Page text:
In the fifth paper of The Lancet, - an online publication series, published on July 20 of this year, 2011 results show that the prevalence of HIV/AIDS among men who have sex with men (MSM) in Jamaica is 31 per cent and constitutes 1.7 per cent of the population.
It reported that data on black MSM in the Caribbean are sparse, even though it is the second most affected region by the global HIV epidemic. According to The Lancet, a total of 10 Caribbean countries criminalise same sex behaviour, and there have been several accounts of intimidation of, and violence against, gay men in Jamaica.
In an issue of the Human Rights Watch (HRW), it was highlighted that discrimination spreads HIV/AIDS in Jamaica, "by discouraging at-risk individuals from seeking HIV-related information or health care. Men who have sex with men reported that health workers had refused to treat them at all, made abusive comments to them, and disclosed their sexual orientation, putting them at risk of homophobic violence by others".
As a result, the HRW reported, "many men who have sex with men delayed or avoided seeking health care altogether, especially for health problems that might mark them as homosexual". Because the presence of other sexually transmitted diseases heightens the risk of HIV transmission, such discrimination can have fatal consequences.
Older male partners
The Lancet reports a study of Jamaican MSM aged 15-24 years showing that 75 per cent had male partners who were five or more years older than themselves, with 57 per cent reporting unprotected anal intercourse with older partners. These findings are important because age-discordant sex is associated with HIV seropositivity in young black MSM, the paper states. Even more frightening, research has shown that a significant number of these men reported having at least one female partner and multiple male partners.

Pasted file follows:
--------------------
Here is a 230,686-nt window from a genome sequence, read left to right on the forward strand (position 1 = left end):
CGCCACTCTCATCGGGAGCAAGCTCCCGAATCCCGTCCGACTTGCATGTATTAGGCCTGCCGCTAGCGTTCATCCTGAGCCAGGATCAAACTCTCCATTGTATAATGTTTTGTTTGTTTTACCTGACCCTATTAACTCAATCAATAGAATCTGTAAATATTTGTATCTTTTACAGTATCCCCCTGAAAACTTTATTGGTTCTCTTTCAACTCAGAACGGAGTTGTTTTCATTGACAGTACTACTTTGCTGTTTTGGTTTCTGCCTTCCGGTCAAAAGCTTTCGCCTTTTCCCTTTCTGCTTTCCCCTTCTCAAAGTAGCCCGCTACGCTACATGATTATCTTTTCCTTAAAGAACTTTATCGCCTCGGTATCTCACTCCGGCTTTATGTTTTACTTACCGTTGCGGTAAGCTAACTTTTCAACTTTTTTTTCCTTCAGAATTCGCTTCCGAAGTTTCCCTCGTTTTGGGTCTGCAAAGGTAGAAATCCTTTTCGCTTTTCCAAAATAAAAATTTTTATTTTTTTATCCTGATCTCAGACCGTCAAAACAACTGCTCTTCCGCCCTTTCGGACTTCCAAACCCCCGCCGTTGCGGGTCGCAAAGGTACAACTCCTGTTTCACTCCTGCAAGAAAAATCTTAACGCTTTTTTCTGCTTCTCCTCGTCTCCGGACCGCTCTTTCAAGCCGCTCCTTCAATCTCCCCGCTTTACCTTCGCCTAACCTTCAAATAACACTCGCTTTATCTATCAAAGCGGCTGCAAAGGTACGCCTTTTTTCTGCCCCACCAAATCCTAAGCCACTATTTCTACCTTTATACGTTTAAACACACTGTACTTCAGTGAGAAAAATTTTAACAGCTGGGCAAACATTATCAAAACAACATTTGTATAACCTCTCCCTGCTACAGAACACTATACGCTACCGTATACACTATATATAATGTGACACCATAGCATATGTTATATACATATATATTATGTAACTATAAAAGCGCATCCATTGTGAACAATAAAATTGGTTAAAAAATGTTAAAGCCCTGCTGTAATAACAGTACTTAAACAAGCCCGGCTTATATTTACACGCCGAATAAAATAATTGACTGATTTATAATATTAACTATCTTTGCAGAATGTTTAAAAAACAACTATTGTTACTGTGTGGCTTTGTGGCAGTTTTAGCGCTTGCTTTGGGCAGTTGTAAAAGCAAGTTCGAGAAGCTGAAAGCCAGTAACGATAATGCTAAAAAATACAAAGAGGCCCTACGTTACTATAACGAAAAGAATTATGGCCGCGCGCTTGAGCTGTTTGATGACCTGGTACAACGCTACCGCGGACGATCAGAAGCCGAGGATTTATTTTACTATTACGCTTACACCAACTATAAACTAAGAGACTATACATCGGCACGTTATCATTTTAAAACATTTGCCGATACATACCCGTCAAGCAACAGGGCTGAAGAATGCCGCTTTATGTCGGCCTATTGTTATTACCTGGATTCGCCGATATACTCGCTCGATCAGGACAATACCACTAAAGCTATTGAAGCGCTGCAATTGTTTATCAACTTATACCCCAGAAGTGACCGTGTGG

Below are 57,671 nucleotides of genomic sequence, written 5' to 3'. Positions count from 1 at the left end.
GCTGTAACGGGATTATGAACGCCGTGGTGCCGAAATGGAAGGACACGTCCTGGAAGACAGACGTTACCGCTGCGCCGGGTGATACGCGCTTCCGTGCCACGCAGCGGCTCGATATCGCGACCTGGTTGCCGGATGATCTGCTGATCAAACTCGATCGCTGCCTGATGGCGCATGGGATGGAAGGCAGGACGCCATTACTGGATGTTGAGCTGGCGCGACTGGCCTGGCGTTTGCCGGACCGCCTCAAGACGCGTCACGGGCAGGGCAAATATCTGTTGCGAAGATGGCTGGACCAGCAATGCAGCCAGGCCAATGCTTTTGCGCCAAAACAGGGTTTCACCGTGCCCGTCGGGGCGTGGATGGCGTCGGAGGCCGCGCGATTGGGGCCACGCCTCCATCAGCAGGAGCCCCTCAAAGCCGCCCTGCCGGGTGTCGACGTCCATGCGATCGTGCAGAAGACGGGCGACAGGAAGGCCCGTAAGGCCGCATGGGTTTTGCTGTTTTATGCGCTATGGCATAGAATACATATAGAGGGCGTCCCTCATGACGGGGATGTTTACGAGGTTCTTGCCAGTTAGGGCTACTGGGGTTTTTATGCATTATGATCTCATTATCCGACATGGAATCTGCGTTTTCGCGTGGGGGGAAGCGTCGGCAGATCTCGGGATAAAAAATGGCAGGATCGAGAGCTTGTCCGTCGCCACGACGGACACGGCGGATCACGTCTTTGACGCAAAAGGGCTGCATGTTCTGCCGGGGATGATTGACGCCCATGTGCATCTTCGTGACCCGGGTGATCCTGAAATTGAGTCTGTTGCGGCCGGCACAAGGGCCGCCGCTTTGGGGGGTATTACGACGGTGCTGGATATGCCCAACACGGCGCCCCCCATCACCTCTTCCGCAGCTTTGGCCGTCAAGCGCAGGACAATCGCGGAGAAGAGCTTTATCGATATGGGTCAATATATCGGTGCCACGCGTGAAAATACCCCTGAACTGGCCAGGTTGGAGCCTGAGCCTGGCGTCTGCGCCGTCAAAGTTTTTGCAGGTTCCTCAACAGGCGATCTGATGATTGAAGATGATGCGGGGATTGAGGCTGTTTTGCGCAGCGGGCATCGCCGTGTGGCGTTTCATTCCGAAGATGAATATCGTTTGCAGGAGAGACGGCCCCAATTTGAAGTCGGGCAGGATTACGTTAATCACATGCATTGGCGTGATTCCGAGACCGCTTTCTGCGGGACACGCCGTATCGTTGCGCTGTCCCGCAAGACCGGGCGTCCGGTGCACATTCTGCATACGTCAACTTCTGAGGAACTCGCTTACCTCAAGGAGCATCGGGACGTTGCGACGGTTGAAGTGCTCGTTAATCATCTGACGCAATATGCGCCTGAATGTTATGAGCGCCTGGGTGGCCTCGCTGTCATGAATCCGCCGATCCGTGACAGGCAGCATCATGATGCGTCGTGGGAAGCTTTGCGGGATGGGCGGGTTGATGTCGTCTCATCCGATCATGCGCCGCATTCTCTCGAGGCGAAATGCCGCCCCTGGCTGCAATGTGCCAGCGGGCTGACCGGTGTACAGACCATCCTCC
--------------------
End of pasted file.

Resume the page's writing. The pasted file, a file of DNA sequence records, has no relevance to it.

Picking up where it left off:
When a client needs help, there should be no discrimination within the health provider's space. The fact is, without their help, the infections will permeate the country. Therefore, it is critical that health providers create an environment that groups like these feel comfortable and safe to visit and get the help they need. This help will not just be for their benefit, but also for the benefit of the society in general.
The Lancet reports that pooled estimates from across the African diaspora show that black MSM are 15 times more likely to be HIV-positive compared with general populations and 5-8 times more likely compared with black populations. Since we cannot stop men from having sex with men, as some Jamaicans may wish, health providers should do all they can to modify risky sexual behaviours and influence positive sexual and reproductive health choices and outcomes.
Source: Racquel Reece, National Family Planning Board